BY JOE GYAN JR.
Advocate staff writer
October 15, 2012
Judge Mike McDonald, who has served on the state 1st Circuit Court of Appeal since 2003 and is seeking another 10-year term on the court, hopes voters will adopt what could be described as his “leave well enough alone” attitude when they go to the polls Nov. 6.
“I’m the incumbent,” said the 66-year-old Republican from Baton Rouge. “I’ve been doing this job for 10 years. Everybody tells me I’ve been doing a good job. Why change horses if you’re riding a good one?”
Judge Trudy White, a former Baton Rouge City Court jurist and fellow Republican who has served on the 19th Judicial District Court since 2009, embraces McDonald’s equestrian analogy and contends she is “as qualified or more qualified as anybody in this race.”
“In any horse race, it’s who gets to the finish line,” White, 56, said. “The people will decide who gets to the finish line.”
Baton Rouge lawyer Gideon Carter III, a Democrat, said he decided to enter the race on the final day of qualifying in August because the only two candidates at that point were Republican judges.
“That was my motivation. I’m a lawyer. Lawyers weren’t represented in that race,” the 57-year-old Carter said. “I represent the interests of real people. I intend to bring a different perspective to the court of appeal.”
A runoff election, if necessary, would be held Dec. 8.
The 1st Circuit seat — 2nd District, Subdistrict 1, Division B — encompasses a large portion of East Baton Rouge, including the southern and southeastern parts of the parish, Central, Zachary and Baker.
According to the Secretary of State’s website, the subdistrict has 227,545 people qualified to vote on Nov. 6. Of that number, 61.4 percent are white, 34 percent are black and 4.6 percent are classified “other.” The website indicates 44.6 percent are male, 55.3 percent are female and the gender of 0.1 percent is unknown.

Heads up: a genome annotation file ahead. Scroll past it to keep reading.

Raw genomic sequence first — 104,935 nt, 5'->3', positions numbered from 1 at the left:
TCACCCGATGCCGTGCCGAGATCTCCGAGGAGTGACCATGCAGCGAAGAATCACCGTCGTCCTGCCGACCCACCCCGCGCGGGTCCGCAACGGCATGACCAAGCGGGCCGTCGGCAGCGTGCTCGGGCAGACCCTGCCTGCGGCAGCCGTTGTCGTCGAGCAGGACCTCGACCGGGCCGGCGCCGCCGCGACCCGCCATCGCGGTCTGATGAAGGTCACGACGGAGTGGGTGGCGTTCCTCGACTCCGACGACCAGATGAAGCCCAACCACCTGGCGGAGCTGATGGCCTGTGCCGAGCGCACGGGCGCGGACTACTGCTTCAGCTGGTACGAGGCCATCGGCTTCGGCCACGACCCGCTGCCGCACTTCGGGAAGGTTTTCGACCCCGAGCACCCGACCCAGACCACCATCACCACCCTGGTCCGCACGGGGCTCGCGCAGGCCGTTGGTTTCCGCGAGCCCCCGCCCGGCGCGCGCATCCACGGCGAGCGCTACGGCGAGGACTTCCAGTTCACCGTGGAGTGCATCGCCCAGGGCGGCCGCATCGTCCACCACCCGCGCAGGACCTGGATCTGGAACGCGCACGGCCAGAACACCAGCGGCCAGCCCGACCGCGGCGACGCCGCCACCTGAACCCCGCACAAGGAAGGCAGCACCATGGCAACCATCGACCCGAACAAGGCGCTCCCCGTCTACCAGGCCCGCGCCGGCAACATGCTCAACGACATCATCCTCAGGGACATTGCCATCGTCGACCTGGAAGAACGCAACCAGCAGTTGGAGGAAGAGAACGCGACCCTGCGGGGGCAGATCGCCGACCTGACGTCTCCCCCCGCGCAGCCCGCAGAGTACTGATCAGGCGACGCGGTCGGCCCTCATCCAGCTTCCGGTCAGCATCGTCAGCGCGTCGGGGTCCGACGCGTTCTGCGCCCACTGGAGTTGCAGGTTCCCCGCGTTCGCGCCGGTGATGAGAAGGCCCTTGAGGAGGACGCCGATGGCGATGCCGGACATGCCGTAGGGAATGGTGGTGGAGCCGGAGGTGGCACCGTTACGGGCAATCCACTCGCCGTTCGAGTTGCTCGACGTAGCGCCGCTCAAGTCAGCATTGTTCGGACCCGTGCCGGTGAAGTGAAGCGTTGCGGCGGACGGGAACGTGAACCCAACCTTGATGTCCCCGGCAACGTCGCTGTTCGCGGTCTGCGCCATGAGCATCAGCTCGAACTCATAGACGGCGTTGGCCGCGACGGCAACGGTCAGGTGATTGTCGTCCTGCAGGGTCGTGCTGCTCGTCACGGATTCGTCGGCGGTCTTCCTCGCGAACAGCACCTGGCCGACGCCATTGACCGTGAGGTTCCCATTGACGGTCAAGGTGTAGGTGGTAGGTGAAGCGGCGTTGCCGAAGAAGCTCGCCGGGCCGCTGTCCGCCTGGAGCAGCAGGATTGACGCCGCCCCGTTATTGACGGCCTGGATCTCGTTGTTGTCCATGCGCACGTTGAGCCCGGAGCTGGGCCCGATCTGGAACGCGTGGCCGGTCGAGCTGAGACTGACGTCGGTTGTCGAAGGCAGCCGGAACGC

Also, 45.1 percent of the electorate are Democrats, 32.4 percent are Republicans and 22.6 percent are registered to other parties or to no party.
McDonald, a former longtime 19th JDC judge, argues that merit, experience and an understanding of complex laws are needed to provide justice that is “fair and consistent.” He said the law and the Constitution have guided his rulings.
“You want to retry the case. In the back of your mind is, ‘What would I have done?’ Well, that’s not the standard” for an appellate court judge, he said. “I’m not in the Legislature. It’s not my job to write laws. My philosophy is to give the statutes meaning.”
White argues there is a scarcity of women and African-Americans on the Baton Rouge-based 1st Circuit. Of the 12 judges on the court, she said, three are female and one is black.
“Obviously, I’m female and African-American,” she said. “Our life experiences are different. There needs to be a diversity of life experiences and thought on the 1st Circuit.”
White touts both her legal experience and community service.
“I have a long record of public service in the community,” she said. “Judge me by my public service. That’s what I want them (voters) to connect to. I have an obligation to be out there so people have role models.”
Carter, who has been involved in school desegregation cases in East Baton Rouge, Pointe Coupee, St. Martin, St. John the Baptist, Tangipahoa and Jefferson parishes, said he has represented clients from all walks of life, crossing all socio-economic, cultural and racial boundaries.
“All parties coming before me on the bench will know that I possess the unique ability to understand exactly what is at stake,” he said. “No interest or concern will go unprotected.”
Republican, Baton Rouge
Education: B.A., LSU; J.D., LSU Law Center
Experience: Appeals court judge since 2003; former district court judge; former assistant district attorney; Navy veteran
Republican, Baton Rouge
Education: B.S., Howard University; J.D., LSU Law Center
Experience: District Court judge since 2009; former Baton Rouge City Court judge
Gideon Carter III
Democrat, Baton Rouge
Education: B.S., LSU; J.D., Southern University Law Center
Experience: lawyer for the past 28 years